[Date Prev][Date Next][Thread Prev][Thread Next][Date Index][Thread Index][Old Index]
Re: network queue lengths
On Thu, Mar 19, 2009 at 11:43:23PM +0200, Mihai Chelaru wrote:
> David Young wrote:
>> I am concerned that the lengthy Tx queues/rings in NetBSD lead
>> to lengthy delays and unfairness in typical home/office gateway
>> applications. What do you think?
> Uff, I was hoping for a moment that you want to write another packet
> scheduler to replace the ancient ALTQ that looks mostly unmaintained :)
>> If a NetBSD box is the Internet gateway for several 10-, 100-, or
>> 1000-megabit clients, and the clients share a 1-, 2-, or 3-megabit
>> Internet pipe, it is easy for some outbound stream to fill both the
>> Tx ring (max 64 packets) and the output queues (max 256 packets) to
>> capacity with full-size (Ethernet MTU) packets. Once the ring + queue
>> capacity is reached, every additional packet of outbound traffic that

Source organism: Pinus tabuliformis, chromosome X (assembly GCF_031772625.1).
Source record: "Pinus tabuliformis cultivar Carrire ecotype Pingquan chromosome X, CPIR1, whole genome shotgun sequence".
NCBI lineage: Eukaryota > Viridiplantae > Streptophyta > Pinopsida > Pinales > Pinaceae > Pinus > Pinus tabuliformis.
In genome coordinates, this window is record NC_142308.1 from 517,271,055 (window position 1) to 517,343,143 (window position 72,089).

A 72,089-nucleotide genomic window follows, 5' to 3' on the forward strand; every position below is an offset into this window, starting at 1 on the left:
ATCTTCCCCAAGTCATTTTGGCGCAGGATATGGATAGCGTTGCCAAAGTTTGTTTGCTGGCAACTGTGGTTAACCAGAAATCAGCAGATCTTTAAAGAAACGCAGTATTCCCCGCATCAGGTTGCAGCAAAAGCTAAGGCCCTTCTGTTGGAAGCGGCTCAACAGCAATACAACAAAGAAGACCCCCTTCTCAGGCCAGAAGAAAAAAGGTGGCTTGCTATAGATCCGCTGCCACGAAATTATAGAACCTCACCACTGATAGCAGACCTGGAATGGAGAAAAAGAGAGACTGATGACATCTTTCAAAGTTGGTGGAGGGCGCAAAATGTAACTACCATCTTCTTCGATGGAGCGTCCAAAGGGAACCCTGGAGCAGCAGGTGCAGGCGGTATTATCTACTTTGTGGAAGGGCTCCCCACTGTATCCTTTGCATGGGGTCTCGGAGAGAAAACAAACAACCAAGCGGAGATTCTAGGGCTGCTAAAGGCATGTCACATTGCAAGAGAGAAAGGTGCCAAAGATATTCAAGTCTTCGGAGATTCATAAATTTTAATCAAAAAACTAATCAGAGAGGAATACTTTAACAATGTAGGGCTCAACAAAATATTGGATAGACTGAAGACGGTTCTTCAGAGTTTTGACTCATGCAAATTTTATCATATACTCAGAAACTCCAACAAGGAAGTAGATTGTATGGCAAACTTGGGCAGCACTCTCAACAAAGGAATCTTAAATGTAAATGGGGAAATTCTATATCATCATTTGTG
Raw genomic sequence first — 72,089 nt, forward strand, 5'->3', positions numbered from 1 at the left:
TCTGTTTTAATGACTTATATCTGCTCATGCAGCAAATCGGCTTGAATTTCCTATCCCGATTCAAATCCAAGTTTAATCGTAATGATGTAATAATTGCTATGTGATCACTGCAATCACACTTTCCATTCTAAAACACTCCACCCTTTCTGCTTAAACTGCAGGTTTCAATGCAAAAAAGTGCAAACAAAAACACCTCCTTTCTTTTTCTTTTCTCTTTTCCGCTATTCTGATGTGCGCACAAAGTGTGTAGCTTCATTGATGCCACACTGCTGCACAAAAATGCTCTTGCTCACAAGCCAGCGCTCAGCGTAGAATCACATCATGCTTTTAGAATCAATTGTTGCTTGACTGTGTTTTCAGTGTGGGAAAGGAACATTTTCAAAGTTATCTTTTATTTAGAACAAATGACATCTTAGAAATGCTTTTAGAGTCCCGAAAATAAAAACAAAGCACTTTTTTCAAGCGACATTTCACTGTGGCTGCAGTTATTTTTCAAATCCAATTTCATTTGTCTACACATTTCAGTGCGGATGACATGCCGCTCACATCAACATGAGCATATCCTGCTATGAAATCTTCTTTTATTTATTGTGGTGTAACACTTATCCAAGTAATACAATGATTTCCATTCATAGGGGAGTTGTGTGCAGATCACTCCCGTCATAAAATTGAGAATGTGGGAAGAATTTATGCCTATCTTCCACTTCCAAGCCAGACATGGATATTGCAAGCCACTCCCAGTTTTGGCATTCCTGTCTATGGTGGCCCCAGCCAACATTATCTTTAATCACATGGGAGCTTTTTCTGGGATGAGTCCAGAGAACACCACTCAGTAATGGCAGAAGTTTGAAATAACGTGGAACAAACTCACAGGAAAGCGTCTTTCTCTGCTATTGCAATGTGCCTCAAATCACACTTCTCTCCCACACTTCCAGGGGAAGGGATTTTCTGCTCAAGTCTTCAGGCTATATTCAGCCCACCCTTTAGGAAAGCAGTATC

>> the LAN offers will linger in the gateway between 1.3 and 3.8 seconds.
>> Now, suppose that we shorten the interface queue, or else we "shape"
>> traffic using ALTQ. Outbound traffic nevertheless spends 1/4 to 3/4
>> second on the Tx ring, which may defeat ALTQ prioritization in some
> It's not very clear to me how did you get this numbers. Transmitting 320
> full-sized frames shouldn't take more than 50ms over 100Mbit full-duplex
> ethernet link. Are you talking about some other in-kernel delays ?
The situation that I am talking about is a LAN "funnelled" into a narrow
WAN pipe. The WAN pipe is 1-, 2-, or 3-megabit; the LAN is 100- or
David Young OJC Technologies
dyoung%ojctech.com@localhost Urbana, IL * (217) 278-3933
Main Index |
Thread Index |